How to Use Brand Names in Your Fiction (Just Like TFIOS)

Deconstructing Bestselling Novels, One Doodle at a Time.

02.19.2015 by

Christine’s Note: This is a guest post by Kathryn Goldman, a lawyer who represents writers, artists, and businesses to protect their intellectual property. Check out Kathryn’s free ebook, Rip-Off Protection Report for Creative Professionals. [Her article below is written to give us an idea of how to be thoughtful about intellectual property and the law when we write our stories, and is not legal advice.]

How to Use Brand Names in Your Fiction (Just Like TFIOS)Ever find yourself in the middle of writing your story and your main character starts using a real life product or gets involved with a real company? Something that people use or see or hear about everyday?

Something as simple as, can I have someone drinking a Coke in my story? Or, will Hasbro get upset if My Little Ponies populate my character’s bedroom?

You need to consider what you can and cannot write about before you rest a large part of your story on somebody else’s name brand or trademark.

Let’s examine why some things are made up in The Fault In Our Stars by John Green while other things included in the story are real.


Trademarks in The Fault in Our Stars

  • The Genie Foundation: In The Fault in Our Stars, Gus arranges to take Hazel to Amsterdam through The Genie Foundation. (Ch. 5, 6, 11, 12). John Green created The Genie Foundation just for the story. There’s a reason he didn’t use The Make-A-Wish Foundation instead.
  • Free No Catch: He did the same thing with the website Free No Catch. (Ch. 8). He made up a fictional website to get rid of Hazel’s swing set instead of using the real Craigslist.
  • Girl Scout Cookies: But then there are the real Girl Scout Thin Mint cookies Hazel’s friend Kaitlyn chows down on at one point in the story to drown her sorrows over a recent break-up. (Ch. 6).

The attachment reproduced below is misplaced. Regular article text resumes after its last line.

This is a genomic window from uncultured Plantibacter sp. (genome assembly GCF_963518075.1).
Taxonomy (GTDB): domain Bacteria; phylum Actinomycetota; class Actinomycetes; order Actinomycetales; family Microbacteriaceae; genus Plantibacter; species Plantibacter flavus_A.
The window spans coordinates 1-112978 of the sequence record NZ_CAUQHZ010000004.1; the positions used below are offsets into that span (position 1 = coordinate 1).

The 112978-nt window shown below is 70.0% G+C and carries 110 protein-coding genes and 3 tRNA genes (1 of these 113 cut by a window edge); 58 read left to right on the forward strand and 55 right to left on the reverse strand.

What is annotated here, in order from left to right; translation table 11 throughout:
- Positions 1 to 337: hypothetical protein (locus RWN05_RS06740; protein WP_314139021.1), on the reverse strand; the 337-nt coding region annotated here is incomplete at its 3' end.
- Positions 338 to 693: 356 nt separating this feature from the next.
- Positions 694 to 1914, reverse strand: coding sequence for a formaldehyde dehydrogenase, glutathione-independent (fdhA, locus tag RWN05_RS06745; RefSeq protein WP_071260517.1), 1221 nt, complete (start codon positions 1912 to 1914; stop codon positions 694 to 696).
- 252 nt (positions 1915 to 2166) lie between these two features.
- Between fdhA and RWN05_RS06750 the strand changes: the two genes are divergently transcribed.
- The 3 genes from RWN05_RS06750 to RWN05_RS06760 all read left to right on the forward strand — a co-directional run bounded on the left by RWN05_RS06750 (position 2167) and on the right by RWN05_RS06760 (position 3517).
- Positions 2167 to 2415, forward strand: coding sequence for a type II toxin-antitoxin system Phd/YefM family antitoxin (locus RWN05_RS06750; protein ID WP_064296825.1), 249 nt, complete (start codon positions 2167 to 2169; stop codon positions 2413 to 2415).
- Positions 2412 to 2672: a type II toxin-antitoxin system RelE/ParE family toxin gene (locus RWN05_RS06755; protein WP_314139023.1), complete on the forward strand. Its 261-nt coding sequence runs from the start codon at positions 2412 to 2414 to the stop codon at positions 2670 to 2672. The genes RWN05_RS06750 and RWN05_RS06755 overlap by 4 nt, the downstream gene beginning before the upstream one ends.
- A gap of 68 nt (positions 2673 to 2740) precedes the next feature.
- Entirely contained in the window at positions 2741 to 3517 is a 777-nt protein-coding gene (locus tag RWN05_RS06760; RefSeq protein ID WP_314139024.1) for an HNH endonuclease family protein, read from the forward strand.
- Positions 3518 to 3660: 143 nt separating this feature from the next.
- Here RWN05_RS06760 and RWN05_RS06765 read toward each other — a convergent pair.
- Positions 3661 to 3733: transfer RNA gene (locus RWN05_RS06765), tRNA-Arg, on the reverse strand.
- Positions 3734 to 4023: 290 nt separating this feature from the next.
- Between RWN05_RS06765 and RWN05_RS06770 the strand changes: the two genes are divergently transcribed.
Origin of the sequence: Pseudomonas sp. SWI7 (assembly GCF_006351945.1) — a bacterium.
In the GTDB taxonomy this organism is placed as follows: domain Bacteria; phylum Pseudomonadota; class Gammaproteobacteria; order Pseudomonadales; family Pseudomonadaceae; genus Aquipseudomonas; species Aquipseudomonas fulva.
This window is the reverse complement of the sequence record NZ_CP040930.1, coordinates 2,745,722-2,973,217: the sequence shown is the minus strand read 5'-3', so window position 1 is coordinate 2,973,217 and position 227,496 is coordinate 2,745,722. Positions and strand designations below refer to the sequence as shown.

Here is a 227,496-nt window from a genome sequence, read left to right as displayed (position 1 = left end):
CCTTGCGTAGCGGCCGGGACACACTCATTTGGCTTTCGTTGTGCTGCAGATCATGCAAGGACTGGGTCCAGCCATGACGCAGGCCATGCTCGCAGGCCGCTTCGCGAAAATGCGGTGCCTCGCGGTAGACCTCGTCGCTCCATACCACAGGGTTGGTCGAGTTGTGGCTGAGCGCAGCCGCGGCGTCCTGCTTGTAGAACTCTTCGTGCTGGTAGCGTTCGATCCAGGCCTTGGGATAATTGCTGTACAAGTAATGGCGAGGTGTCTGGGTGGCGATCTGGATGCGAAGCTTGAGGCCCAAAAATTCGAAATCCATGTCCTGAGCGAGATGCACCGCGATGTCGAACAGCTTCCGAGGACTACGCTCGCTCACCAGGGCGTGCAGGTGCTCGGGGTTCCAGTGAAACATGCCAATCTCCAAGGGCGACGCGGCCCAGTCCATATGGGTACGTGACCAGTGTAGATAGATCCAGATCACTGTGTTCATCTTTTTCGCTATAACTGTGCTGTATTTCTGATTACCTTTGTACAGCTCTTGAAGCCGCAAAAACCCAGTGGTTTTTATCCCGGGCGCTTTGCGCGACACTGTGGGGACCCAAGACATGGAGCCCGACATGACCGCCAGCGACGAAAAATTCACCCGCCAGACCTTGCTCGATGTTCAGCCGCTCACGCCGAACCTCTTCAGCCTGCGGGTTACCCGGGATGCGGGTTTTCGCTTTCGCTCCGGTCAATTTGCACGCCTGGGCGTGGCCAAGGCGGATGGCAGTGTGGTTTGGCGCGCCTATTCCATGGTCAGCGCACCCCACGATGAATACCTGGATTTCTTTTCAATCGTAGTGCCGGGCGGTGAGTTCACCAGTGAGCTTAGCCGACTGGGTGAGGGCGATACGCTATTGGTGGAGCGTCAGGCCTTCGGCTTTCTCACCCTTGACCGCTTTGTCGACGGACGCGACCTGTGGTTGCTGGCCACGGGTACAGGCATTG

• America’s Next Top Model: Hazel and her parents are constantly watching, or recording, America’s Next Top Model, a real TV show.. (Ch. 1, 24).
  • McDonald’s: Gus stops in at McDonald’s in the airport for a burger before getting on the plane. (Ch. 10). 
  • The Price of Dawn: Gus tells Hazel that his favorite book is The Price of Dawn which is not only a book, but is also a video game. (Ch. 1, 4, 9, 16). The Price of Dawn video game does not exist in real life (neither does the book). John Green created it. The Price of Dawn seems just like any other multi-shooter video game. Why didn’t JG just use Call of Duty, for example?
  • Clothing Brands: If you look at Hazel’s wardrobe, her kicks are Chuck Taylors (Ch. 1, 12, 15). She wears a dress from Forever 21 on her date with Gus to Oranjee. (Ch. 11). Even Gus wears a Rik Smits Pacer’s jersey to announce his surprise trip to Amsterdam to Hazel. (Ch.5). All are real, any one can go out and buy them.

Let’s take a closer look at how John Green did it in TFIOS to see if we can figure out some of the rules.Click here :)

Why Some Trademarks are Used in TFIOS  and Others Aren’t

When you see golden arches. you think of McDonald’s– the symbol of the golden arches and the word McDonald’s are both trademarks.

A trademark is a word, phrase, symbol or design that identifies the source or origin of the product.

The Girl Scouts, the Make-A-Wish Foundation, Chuck Taylors, Forever 21, the Indiana Pacers and Craigslist are all federally registered trademarks, too.

Very simply, when a trademark is federally registered, it means that no one else can use that mark to identify the same product.

When deciding whether to use a real trademark in your story, there are three things you need to think about: (1) trademark infringement; (2) tarnishment or defamation, and (3) dilution.

1.  Infringement is Not Usually a Problem

Trademark infringement is not that big a problem in fiction writing. Hazel is able to wear Chucks and it’s not an infringement because TFIOS is not trying to sell Chucks to the reader. Trademark infringement takes place when a competitor selling the same product, in this case shoes, uses the same or a confusingly similar mark.